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near Damascus and Antioch, falls into the Mediterranean. The Jordan, or river Dan, rises in a mountain called Paneum, and passing the lake of Tiberias, runs into the Dead Sea, or Asphaltites. It is about 30 yards wide.
620. Lakes, and the Dead Sea. The principal lake is the Van, in Kurdistan, which is 80 miles in length and 40 in bredth. Near the center of Asia Minor is the Tatta, a salt lake 70 miles long, but very narrow. The Rackama, near the site of the ancient Babylon, is about 30 miles in length, and flows into the Euphrates. The Asphaltites, or Dead Sea, in Syria, is about 70 miles in length and 18 in bredth. It receives the waters of the Jordan, and several small streams, but has no out let. The water is so strongly tinctured with salt and bitumen, that no fish will live in it, nor is it fit for any use. This is supposed to have been the site of Sodom and Gomorrah.
621. Climate, Soil, Agriculture. That part of Turkey which was formerly Asia Minor and Syria, enjoys a temperate and delightful climate. The territory between the Euxine and Caucasus is colder, and the tops of the mountains are usually covered with snow. The country is diversified with mountains, hills and plains. The soil of Asia Minor is mostly a deep clay, and the produce is wheat and barley, with olives and grapes. · Syria abounds with dates and other fruits. But the people are said to be in a wretched condition, oppressed by the Turks, and without ambition, so that agriculture is in a low state.
622. Animals. The best horses of Asiatic Turkey are of Arabian breed. Mules, asses and camels are in common use. The cattle are not of superior excellence, but the sheep are good, and the goats remarkably fine. The hair of the Angora goat is the material of a most valuable manufacture. The lion is an inhabitant of the eastern part of this country, and other voracious animals of the feline genus, as tigers and catamounts, roam upon the mountains. The gazell is found in Asia Minor, with nuinerous deer and hares. The patridges are of the red legged species, and larger than in Europe. The cities swarm with dogs, which are kept for defence.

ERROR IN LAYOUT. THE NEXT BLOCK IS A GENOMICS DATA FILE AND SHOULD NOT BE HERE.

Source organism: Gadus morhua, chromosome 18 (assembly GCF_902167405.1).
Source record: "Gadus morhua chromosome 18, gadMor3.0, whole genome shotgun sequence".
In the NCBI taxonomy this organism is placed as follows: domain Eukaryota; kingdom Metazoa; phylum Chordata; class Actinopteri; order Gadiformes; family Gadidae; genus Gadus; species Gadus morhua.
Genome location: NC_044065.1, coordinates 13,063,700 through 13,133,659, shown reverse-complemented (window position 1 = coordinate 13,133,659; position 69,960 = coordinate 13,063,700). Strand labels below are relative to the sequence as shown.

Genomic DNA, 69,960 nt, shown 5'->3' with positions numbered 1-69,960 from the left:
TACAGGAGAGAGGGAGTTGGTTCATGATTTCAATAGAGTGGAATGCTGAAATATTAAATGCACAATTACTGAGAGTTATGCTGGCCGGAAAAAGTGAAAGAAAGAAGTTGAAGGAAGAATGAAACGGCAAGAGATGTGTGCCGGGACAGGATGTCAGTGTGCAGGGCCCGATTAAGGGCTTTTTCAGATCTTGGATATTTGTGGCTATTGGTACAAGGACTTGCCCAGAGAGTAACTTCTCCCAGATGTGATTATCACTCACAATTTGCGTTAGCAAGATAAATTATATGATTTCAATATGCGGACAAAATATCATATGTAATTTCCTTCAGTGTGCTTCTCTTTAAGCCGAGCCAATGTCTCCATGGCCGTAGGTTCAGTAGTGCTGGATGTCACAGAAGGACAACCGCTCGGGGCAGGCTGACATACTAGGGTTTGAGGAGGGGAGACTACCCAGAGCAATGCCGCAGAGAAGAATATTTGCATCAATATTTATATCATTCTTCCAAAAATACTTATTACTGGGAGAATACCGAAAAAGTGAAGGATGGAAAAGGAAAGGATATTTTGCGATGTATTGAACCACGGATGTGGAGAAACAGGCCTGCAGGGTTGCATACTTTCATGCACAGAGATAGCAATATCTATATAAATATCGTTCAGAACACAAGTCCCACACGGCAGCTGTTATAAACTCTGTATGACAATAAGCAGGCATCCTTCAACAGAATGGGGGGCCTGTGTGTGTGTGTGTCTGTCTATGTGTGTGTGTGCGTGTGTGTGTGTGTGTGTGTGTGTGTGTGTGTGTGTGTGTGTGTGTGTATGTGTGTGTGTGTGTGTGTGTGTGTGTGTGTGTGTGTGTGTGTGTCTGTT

623. Minerals and Curiosities. The Turks never cultivate natural history, and to them mineralogy is entirely unknown. Nor have travellers supplied the defect of knowledge of the mineral kingdom in Turkey. But Natolia abounds with mineral waters, the most noted of which is in Prusa, at the foot of Olympus, where are splendid baths, paved with marble. The water is so hot as to scald the flesh, and requires to be tempered with cold water from other springs. Near Hierapolis, now Pambouk, is a remarkable cliff formed by hot pet. rifying waters, which appears as if the waters of a cascade had been froze, or suddenly converted to stone.
624. Population. The inhabitants of Turkey in Asia are estimated at about 10 millions. They are composed of various nations, and denominations of religion. In the eastern part of this country, the Kurds lead a pastoral life, removing with their herds from place to place for the purpose of finding pasture. The Armenians, ncar the eastern shore of the Euxine, are a sensible, polite people, and profess the christian religion, but in a corrupt form. They are remarkable for commercial enterprize, and are found in every part of the Levant, in Africa and India. The Druzes, in the mountains of Syria, are a sort of monks, with the exterior of mahometans, but they have a singular character, as they practice neither prayer nor fasting, nor regard the prohibitions of the koran. The Maronites are christians of the Romish church, but have many peculiar rites ; and near Antioch is a sect of pagans.